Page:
Why is English the dominant world language
How did English become the most widely spoken language in the world?
Five hundred years ago, about five to seven million people spoke English, and almost all of them lived in the British Isles. Today nearly 1.8 billion people speak English around the world.
How did that happen?
The rise of English has nothing to do with the structure of the language or any properties inherent in it. But with politics and history.
The British Empire
After developing in the British Isles for nearly a thousand years, the English language was carried around the world by sailors, soldiers, pilgrims, traders and missionaries of the British Empire. By the time something similar to a language policy was introduced, English had already spread to all parts of the world.
The English-speaking Puritans were by no means the only Europeans arriving in North America: Spanish, French, Dutch, and German were already widely spoken. Over the centuries that followed, all of these languages were solidified by waves of immigration from Europe.
In the course of the establishment of the “United States”, the founders of the United States were aware of the importance of a language as a national identity. English was the language spoken by the majority and therefore had to be promoted. As late as the beginning of the 20th century, several US states banned the teaching of foreign languages in private schools and at home. It wasn't until 1923 that the American federal court lifted restrictions on private language tuition.
Even today, surprisingly, English is not the official language of the USA, but it is without a doubt the dominant language in everyday life.
It wasn't just America that taught the English language "Hello“Said. At the beginning of the twentieth century, the British Empire expanded to almost a quarter of the earth's surface, not including the United States. As the saying goes, “the sun never set in the British Empire”.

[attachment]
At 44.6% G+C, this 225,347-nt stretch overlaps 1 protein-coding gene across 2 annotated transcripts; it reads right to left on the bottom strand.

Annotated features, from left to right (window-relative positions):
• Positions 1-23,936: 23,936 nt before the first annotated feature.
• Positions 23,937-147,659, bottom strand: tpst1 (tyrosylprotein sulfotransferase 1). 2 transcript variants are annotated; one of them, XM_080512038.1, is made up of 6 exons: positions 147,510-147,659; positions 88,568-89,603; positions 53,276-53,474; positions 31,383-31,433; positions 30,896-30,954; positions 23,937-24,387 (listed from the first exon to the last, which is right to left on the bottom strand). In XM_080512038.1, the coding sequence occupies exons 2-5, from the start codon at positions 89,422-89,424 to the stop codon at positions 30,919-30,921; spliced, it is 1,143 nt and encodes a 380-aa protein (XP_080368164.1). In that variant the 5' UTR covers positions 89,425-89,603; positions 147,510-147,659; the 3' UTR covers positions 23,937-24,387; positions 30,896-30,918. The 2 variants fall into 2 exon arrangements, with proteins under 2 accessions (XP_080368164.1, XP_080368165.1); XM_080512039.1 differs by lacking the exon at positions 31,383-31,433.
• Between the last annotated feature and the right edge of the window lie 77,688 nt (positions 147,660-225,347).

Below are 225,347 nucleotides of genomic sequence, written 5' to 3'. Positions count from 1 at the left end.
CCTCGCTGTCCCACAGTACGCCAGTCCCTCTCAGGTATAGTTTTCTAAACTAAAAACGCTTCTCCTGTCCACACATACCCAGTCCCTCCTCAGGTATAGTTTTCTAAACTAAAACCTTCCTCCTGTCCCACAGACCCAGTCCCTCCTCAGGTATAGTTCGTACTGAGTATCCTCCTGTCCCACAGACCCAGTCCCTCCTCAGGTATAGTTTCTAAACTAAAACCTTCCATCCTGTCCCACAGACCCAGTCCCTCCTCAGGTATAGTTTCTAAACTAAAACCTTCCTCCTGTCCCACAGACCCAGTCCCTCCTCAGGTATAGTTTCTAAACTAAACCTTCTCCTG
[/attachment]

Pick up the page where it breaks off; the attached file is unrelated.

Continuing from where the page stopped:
Today the sun sets in the Empire, but English remains an important language in all of the former colonies.
Don't forget the past
In most of the British Empire, trade and the exchange of goods were fundamental. As a result, few Britons actually settled anywhere. That explains the fact that English never dominated the colonies in Asia and Africa. Here it was the business, official and training language, but not the language of the people.
To this day, English has played a key role in the administrative apparatus of these former colonies. For a long time, access to English also meant access to training, for example in missionary schools in Africa or at the first universities in India. This created an English-speaking elite in some of the most densely populated countries in the world - and elites have been shown to be strong at self-preservation.
After independence, many countries became officially multilingual for the first time, but the different groups needed a language to communicate with each other and with other countries. That was English again. The English language is now the dominant or official language in 75 states - a direct legacy of the British Empire.